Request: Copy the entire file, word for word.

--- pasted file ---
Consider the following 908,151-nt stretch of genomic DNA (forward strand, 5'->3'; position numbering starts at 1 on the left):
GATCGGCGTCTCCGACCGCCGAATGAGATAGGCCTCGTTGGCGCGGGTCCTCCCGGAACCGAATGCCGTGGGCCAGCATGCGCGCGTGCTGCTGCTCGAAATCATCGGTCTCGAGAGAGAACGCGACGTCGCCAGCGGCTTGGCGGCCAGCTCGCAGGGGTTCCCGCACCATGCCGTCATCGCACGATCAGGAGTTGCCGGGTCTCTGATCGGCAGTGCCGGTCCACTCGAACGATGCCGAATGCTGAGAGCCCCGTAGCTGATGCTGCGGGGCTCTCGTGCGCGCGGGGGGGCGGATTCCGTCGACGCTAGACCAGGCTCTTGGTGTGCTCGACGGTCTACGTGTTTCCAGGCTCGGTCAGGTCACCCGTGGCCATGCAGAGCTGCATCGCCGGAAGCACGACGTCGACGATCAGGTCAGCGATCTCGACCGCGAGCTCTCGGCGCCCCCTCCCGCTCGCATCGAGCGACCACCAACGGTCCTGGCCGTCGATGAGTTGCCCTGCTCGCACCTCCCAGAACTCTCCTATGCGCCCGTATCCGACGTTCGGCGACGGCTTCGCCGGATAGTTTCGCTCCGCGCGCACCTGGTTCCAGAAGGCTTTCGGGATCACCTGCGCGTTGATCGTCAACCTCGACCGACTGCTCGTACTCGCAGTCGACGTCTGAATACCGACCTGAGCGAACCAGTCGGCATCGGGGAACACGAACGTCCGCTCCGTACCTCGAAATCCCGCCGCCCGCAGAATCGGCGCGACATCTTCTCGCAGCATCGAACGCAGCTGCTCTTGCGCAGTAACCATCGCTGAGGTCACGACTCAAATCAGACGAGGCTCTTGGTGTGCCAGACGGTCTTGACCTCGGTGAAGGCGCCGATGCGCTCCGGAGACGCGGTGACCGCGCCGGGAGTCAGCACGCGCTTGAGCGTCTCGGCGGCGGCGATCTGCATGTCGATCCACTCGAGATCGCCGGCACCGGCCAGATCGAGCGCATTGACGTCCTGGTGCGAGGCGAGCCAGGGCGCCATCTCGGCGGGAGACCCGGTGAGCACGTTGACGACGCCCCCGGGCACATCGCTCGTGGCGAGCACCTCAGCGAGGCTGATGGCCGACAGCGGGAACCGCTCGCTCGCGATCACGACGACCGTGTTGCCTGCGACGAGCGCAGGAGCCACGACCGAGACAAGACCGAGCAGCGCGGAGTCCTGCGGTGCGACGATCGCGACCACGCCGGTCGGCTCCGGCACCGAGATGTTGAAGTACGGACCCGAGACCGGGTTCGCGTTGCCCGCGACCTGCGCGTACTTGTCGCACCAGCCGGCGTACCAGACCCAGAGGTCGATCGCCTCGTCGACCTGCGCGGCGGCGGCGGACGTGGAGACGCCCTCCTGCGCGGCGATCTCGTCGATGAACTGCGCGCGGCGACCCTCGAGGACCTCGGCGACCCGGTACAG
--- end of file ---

Consider the following 908,151-nt stretch of genomic DNA (forward strand, 5'->3'; position numbering starts at 1 on the left):
GATCGGCGTCTCCGACCGCCGAATGAGATAGGCCTCGTTGGCGCGGGTCCTCCCGGAACCGAATGCCGTGGGCCAGCATGCGCGCGTGCTGCTGCTCGAAATCATCGGTCTCGAGAGAGAACGCGACGTCGCCAGCGGCTTGGCGGCCAGCTCGCAGGGGTTCCCGCACCATGCCGTCATCGCACGATCAGGAGTTGCCGGGTCTCTGATCGGCAGTGCCGGTCCACTCGAACGATGCCGAATGCTGAGAGCCCCGTAGCTGATGCTGCGGGGCTCTCGTGCGCGCGGGGGGGCGGATTCCGTCGACGCTAGACCAGGCTCTTGGTGTGCTCGACGGTCTACGTGTTTCCAGGCTCGGTCAGGTCACCCGTGGCCATGCAGAGCTGCATCGCCGGAAGCACGACGTCGACGATCAGGTCAGCGATCTCGACCGCGAGCTCTCGGCGCCCCCTCCCGCTCGCATCGAGCGACCACCAACGGTCCTGGCCGTCGATGAGTTGCCCTGCTCGCACCTCCCAGAACTCTCCTATGCGCCCGTATCCGACGTTCGGCGACGGCTTCGCCGGATAGTTTCGCTCCGCGCGCACCTGGTTCCAGAAGGCTTTCGGGATCACCTGCGCGTTGATCGTCAACCTCGACCGACTGCTCGTACTCGCAGTCGACGTCTGAATACCGACCTGAGCGAACCAGTCGGCATCGGGGAACACGAACGTCCGCTCCGTACCTCGAAATCCCGCCGCCCGCAGAATCGGCGCGACATCTTCTCGCAGCATCGAACGCAGCTGCTCTTGCGCAGTAACCATCGCTGAGGTCACGACTCAAATCAGACGAGGCTCTTGGTGTGCCAGACGGTCTTGACCTCGGTGAAGGCGCCGATGCGCTCCGGAGACGCGGTGACCGCGCCGGGAGTCAGCACGCGCTTGAGCGTCTCGGCGGCGGCGATCTGCATGTCGATCCACTCGAGATCGCCGGCACCGGCCAGATCGAGCGCATTGACGTCCTGGTGCGAGGCGAGCCAGGGCGCCATCTCGGCGGGAGACCCGGTGAGCACGTTGACGACGCCCCCGGGCACATCGCTCGTGGCGAGCACCTCAGCGAGGCTGATGGCCGACAGCGGGAACCGCTCGCTCGCGATCACGACGACCGTGTTGCCTGCGACGAGCGCAGGAGCCACGACCGAGACAAGACCGAGCAGCGCGGAGTCCTGCGGTGCGACGATCGCGACCACGCCGGTCGGCTCCGGCACCGAGATGTTGAAGTACGGACCCGAGACCGGGTTCGCGTTGCCCGCGACCTGCGCGTACTTGTCGCACCAGCCGGCGTACCAGACCCAGAGGTCGATCGCCTCGTCGACCTGCGCGGCGGCGGCGGACGTGGAGACGCCCTCCTGCGCGGCGATCTCGTCGATGAACTGCGCGCGGCGACCCTCGAGGACCTCGGCGACCCGGTACAG